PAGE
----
I think one of the things to take away from today, and it was certainly a great way to start a Palm Sunday here in the United States, was the pictures that after these men and women began to show up on TV, the pictures of the families.

And one of the things I think we have to remember here is that while we are welcoming home our warriors, going to war is a team effort. And those moms and dads, certainly those spouses, were there through the median of real live TV, and those of you who are courageously on the battlefield today as embedded newspeople, the families went to war, and going to war is a team effort today.

BLITZER: Speaking about moms and dads, let's bring in two parents right now, Ron Young, Sr., Kaye Young, their daughter Kelly, there are the mother, the father, the sister of the newly freed POW Chief Warrant Officer Ron Young, Jr. He's one of those two Apache helicopter pilots.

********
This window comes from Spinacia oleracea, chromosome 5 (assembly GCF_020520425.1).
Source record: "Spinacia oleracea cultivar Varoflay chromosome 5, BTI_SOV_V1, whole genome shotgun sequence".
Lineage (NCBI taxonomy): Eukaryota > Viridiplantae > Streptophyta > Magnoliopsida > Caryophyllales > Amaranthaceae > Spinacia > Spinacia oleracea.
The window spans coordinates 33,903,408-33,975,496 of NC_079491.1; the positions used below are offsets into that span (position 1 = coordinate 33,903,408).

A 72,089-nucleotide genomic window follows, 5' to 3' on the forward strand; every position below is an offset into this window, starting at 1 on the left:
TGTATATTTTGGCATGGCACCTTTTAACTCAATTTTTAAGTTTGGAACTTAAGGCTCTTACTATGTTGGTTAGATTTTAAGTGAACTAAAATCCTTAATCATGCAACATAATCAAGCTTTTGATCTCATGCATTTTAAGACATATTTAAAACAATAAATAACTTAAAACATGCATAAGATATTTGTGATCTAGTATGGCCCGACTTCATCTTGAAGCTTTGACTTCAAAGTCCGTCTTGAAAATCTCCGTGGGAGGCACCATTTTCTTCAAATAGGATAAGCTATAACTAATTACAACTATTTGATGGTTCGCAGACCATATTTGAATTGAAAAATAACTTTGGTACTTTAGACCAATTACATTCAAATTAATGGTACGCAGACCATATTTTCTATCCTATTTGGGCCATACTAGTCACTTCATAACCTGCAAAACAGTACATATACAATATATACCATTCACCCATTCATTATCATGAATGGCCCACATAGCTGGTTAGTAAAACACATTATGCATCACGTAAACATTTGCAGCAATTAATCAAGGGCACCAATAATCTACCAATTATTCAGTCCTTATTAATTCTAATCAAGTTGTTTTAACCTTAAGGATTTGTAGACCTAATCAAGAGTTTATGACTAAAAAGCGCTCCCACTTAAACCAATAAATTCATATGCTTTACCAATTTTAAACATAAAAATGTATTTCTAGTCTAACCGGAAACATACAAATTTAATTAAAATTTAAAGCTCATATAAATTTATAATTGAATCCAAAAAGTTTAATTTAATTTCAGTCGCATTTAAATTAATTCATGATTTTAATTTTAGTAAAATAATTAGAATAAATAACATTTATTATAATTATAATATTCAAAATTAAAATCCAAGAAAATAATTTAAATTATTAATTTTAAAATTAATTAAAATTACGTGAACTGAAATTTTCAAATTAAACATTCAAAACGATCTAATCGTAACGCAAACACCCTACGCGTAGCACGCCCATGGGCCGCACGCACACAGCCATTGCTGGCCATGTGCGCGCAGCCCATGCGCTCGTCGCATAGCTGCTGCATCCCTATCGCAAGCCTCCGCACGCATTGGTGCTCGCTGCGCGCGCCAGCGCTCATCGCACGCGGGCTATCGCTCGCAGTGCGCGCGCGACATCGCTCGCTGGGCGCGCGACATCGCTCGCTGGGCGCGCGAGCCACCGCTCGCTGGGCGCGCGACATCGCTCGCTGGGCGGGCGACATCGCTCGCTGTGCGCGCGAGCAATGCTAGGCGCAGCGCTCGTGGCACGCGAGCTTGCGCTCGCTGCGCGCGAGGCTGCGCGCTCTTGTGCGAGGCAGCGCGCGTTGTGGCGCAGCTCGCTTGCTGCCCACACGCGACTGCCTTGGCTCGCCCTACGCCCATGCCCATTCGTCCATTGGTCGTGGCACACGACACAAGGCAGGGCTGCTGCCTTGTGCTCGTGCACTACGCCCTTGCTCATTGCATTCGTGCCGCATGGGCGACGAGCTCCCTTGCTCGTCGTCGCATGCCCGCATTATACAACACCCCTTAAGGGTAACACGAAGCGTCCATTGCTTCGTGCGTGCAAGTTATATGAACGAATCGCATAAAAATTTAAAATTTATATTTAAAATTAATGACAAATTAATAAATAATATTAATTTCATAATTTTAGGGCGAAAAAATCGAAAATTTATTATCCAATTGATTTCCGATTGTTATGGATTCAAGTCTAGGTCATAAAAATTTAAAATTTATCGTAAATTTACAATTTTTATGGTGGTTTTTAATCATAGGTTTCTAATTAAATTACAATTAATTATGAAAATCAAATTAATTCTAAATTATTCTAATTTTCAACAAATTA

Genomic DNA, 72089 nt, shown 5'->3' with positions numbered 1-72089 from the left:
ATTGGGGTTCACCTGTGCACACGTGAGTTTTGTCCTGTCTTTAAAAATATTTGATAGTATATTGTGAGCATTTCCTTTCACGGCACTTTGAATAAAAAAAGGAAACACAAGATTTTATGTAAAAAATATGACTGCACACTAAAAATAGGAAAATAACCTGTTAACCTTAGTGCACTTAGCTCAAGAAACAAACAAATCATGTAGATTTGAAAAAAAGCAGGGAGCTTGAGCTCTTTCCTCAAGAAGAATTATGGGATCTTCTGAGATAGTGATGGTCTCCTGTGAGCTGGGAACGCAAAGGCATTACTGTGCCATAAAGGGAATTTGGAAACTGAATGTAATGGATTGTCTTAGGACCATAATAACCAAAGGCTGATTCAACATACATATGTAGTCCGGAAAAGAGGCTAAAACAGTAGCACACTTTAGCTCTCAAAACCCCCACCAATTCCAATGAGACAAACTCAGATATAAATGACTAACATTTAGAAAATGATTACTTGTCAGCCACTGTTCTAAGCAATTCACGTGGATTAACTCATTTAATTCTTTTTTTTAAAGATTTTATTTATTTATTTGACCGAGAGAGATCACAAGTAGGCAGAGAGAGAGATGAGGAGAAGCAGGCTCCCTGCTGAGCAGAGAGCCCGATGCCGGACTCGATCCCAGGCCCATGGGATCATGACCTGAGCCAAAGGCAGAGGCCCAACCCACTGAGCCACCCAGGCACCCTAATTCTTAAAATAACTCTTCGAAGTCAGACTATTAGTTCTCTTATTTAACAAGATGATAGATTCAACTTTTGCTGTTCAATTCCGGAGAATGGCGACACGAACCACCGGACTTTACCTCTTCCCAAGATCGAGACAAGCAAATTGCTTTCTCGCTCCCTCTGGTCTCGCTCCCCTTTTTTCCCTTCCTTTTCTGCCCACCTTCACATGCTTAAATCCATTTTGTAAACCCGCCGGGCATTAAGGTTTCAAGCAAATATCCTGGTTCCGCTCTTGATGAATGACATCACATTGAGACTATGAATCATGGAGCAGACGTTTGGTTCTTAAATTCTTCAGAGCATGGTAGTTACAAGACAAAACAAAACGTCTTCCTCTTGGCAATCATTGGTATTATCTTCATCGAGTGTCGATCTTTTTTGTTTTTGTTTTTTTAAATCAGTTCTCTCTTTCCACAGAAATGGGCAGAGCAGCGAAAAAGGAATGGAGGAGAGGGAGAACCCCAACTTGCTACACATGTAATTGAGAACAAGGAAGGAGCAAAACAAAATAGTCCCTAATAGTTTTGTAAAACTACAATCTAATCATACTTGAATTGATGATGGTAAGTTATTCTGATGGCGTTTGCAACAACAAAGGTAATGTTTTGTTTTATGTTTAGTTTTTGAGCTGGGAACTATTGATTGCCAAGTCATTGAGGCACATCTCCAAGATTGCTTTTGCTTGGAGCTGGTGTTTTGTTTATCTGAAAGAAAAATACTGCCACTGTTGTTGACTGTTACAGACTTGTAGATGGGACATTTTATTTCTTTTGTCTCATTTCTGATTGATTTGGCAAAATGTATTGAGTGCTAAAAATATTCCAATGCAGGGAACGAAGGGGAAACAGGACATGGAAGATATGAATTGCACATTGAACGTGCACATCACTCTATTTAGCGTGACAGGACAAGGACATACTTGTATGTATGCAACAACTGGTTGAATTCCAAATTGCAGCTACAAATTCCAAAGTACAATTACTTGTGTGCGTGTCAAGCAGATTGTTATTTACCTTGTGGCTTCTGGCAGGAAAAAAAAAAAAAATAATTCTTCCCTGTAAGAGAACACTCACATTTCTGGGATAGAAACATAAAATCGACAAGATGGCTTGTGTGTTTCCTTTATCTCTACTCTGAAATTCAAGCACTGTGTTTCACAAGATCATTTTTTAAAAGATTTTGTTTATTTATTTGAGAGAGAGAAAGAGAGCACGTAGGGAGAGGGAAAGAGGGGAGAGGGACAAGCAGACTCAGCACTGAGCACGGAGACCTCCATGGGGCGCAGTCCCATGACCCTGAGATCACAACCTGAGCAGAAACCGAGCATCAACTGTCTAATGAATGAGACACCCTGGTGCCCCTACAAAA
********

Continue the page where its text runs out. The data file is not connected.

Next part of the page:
Ron Young, Sr., you're hearing this discussion unfold. But let's go back to this morning, when you first heard that your son was OK. What went through your mind?

RON YOUNG, SR., FREED POW RONALD YOUNG'S FATHER: Well, naturally, I was real happy to see that he was OK, and, you know, at first we weren't sure whether it was MIAs or POWs or what or how many they had, you know, whether it was six or seven. And it kind of bounced back and forth.

But once we saw a picture of him, we knew it was him, and we were elated.

BLITZER: Kaye, I assume you immediately started to cry.

Kaye, can you hear me?


BLITZER: I guess Kaye's having trouble.

(UNINTELLIGIBLE), let me bring back Ron Young, Sr. Your immediate (UNINTELLIGIBLE) reaction, Ron, was, had you been expecting this? Were you surprised/ Did you let yourself get your hopes overly elevated?